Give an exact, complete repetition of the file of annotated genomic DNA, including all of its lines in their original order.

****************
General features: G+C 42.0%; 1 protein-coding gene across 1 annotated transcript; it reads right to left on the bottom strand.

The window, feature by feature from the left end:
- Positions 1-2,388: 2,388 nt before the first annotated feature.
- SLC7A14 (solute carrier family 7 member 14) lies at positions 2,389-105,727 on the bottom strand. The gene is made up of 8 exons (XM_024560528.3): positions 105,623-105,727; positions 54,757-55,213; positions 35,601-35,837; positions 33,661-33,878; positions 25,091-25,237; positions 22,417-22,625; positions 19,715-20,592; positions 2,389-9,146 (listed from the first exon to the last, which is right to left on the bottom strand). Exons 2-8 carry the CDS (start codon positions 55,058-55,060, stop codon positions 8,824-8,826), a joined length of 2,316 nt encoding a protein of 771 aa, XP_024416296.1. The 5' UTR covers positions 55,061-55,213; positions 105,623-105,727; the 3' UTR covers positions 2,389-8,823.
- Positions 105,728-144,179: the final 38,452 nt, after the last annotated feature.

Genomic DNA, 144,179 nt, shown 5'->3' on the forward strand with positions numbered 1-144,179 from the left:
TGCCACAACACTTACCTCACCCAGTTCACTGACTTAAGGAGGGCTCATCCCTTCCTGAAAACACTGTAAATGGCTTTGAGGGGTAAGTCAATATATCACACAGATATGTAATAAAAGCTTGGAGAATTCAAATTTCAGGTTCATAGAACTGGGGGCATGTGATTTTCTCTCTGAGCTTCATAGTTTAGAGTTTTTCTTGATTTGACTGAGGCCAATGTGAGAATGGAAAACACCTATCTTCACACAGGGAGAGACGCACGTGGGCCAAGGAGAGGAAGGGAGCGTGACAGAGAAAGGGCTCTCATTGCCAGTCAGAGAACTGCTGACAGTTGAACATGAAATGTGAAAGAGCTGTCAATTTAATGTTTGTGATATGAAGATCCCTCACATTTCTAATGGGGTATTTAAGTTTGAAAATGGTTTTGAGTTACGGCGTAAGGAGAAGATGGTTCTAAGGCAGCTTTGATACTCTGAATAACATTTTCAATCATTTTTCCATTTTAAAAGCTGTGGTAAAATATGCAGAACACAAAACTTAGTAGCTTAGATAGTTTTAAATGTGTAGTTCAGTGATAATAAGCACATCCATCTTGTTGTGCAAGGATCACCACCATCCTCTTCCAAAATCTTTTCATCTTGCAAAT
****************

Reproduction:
General features: G+C 42.0%; 1 protein-coding gene across 1 annotated transcript; it reads right to left on the bottom strand.

The window, feature by feature from the left end:
- Positions 1-2,388: 2,388 nt before the first annotated feature.
- SLC7A14 (solute carrier family 7 member 14) lies at positions 2,389-105,727 on the bottom strand. The gene is made up of 8 exons (XM_024560528.3): positions 105,623-105,727; positions 54,757-55,213; positions 35,601-35,837; positions 33,661-33,878; positions 25,091-25,237; positions 22,417-22,625; positions 19,715-20,592; positions 2,389-9,146 (listed from the first exon to the last, which is right to left on the bottom strand). Exons 2-8 carry the CDS (start codon positions 55,058-55,060, stop codon positions 8,824-8,826), a joined length of 2,316 nt encoding a protein of 771 aa, XP_024416296.1. The 5' UTR covers positions 55,061-55,213; positions 105,623-105,727; the 3' UTR covers positions 2,389-8,823.
- Positions 105,728-144,179: the final 38,452 nt, after the last annotated feature.

Genomic DNA, 144,179 nt, shown 5'->3' on the forward strand with positions numbered 1-144,179 from the left:
TGCCACAACACTTACCTCACCCAGTTCACTGACTTAAGGAGGGCTCATCCCTTCCTGAAAACACTGTAAATGGCTTTGAGGGGTAAGTCAATATATCACACAGATATGTAATAAAAGCTTGGAGAATTCAAATTTCAGGTTCATAGAACTGGGGGCATGTGATTTTCTCTCTGAGCTTCATAGTTTAGAGTTTTTCTTGATTTGACTGAGGCCAATGTGAGAATGGAAAACACCTATCTTCACACAGGGAGAGACGCACGTGGGCCAAGGAGAGGAAGGGAGCGTGACAGAGAAAGGGCTCTCATTGCCAGTCAGAGAACTGCTGACAGTTGAACATGAAATGTGAAAGAGCTGTCAATTTAATGTTTGTGATATGAAGATCCCTCACATTTCTAATGGGGTATTTAAGTTTGAAAATGGTTTTGAGTTACGGCGTAAGGAGAAGATGGTTCTAAGGCAGCTTTGATACTCTGAATAACATTTTCAATCATTTTTCCATTTTAAAAGCTGTGGTAAAATATGCAGAACACAAAACTTAGTAGCTTAGATAGTTTTAAATGTGTAGTTCAGTGATAATAAGCACATCCATCTTGTTGTGCAAGGATCACCACCATCCTCTTCCAAAATCTTTTCATCTTGCAAAT